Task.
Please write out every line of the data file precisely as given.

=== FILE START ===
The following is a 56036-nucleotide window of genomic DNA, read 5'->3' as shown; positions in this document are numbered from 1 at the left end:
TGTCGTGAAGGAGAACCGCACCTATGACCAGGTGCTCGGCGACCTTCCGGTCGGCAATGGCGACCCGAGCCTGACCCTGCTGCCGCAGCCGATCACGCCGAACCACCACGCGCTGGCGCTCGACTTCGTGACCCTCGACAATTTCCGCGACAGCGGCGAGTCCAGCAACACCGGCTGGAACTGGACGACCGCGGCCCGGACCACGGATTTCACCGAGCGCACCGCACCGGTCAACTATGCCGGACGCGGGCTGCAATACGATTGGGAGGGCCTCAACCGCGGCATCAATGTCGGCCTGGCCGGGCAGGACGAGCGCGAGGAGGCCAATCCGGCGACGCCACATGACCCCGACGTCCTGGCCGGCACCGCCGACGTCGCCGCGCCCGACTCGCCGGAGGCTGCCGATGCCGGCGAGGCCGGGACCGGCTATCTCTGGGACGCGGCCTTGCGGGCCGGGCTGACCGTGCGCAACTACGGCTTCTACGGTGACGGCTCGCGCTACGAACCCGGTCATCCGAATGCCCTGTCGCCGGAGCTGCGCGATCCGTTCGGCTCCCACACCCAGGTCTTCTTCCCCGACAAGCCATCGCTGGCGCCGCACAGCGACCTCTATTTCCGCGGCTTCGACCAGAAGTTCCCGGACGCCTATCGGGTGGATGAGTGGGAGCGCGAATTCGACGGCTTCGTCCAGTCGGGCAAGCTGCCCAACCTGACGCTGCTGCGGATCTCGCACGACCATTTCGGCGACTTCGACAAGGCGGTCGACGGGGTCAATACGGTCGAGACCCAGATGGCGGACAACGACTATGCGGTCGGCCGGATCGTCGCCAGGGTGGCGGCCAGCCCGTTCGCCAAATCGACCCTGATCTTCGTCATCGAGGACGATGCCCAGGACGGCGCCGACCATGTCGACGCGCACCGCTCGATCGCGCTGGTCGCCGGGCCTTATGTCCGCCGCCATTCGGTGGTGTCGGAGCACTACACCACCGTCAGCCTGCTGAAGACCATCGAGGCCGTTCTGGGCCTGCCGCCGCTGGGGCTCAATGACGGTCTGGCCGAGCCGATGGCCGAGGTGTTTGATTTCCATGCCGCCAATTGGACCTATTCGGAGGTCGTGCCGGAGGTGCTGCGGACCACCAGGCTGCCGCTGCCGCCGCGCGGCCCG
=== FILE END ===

The following is a 56036-nucleotide window of genomic DNA, read 5'->3' as shown; positions in this document are numbered from 1 at the left end:
TGTCGTGAAGGAGAACCGCACCTATGACCAGGTGCTCGGCGACCTTCCGGTCGGCAATGGCGACCCGAGCCTGACCCTGCTGCCGCAGCCGATCACGCCGAACCACCACGCGCTGGCGCTCGACTTCGTGACCCTCGACAATTTCCGCGACAGCGGCGAGTCCAGCAACACCGGCTGGAACTGGACGACCGCGGCCCGGACCACGGATTTCACCGAGCGCACCGCACCGGTCAACTATGCCGGACGCGGGCTGCAATACGATTGGGAGGGCCTCAACCGCGGCATCAATGTCGGCCTGGCCGGGCAGGACGAGCGCGAGGAGGCCAATCCGGCGACGCCACATGACCCCGACGTCCTGGCCGGCACCGCCGACGTCGCCGCGCCCGACTCGCCGGAGGCTGCCGATGCCGGCGAGGCCGGGACCGGCTATCTCTGGGACGCGGCCTTGCGGGCCGGGCTGACCGTGCGCAACTACGGCTTCTACGGTGACGGCTCGCGCTACGAACCCGGTCATCCGAATGCCCTGTCGCCGGAGCTGCGCGATCCGTTCGGCTCCCACACCCAGGTCTTCTTCCCCGACAAGCCATCGCTGGCGCCGCACAGCGACCTCTATTTCCGCGGCTTCGACCAGAAGTTCCCGGACGCCTATCGGGTGGATGAGTGGGAGCGCGAATTCGACGGCTTCGTCCAGTCGGGCAAGCTGCCCAACCTGACGCTGCTGCGGATCTCGCACGACCATTTCGGCGACTTCGACAAGGCGGTCGACGGGGTCAATACGGTCGAGACCCAGATGGCGGACAACGACTATGCGGTCGGCCGGATCGTCGCCAGGGTGGCGGCCAGCCCGTTCGCCAAATCGACCCTGATCTTCGTCATCGAGGACGATGCCCAGGACGGCGCCGACCATGTCGACGCGCACCGCTCGATCGCGCTGGTCGCCGGGCCTTATGTCCGCCGCCATTCGGTGGTGTCGGAGCACTACACCACCGTCAGCCTGCTGAAGACCATCGAGGCCGTTCTGGGCCTGCCGCCGCTGGGGCTCAATGACGGTCTGGCCGAGCCGATGGCCGAGGTGTTTGATTTCCATGCCGCCAATTGGACCTATTCGGAGGTCGTGCCGGAGGTGCTGCGGACCACCAGGCTGCCGCTGCCGCCGCGCGGCCCG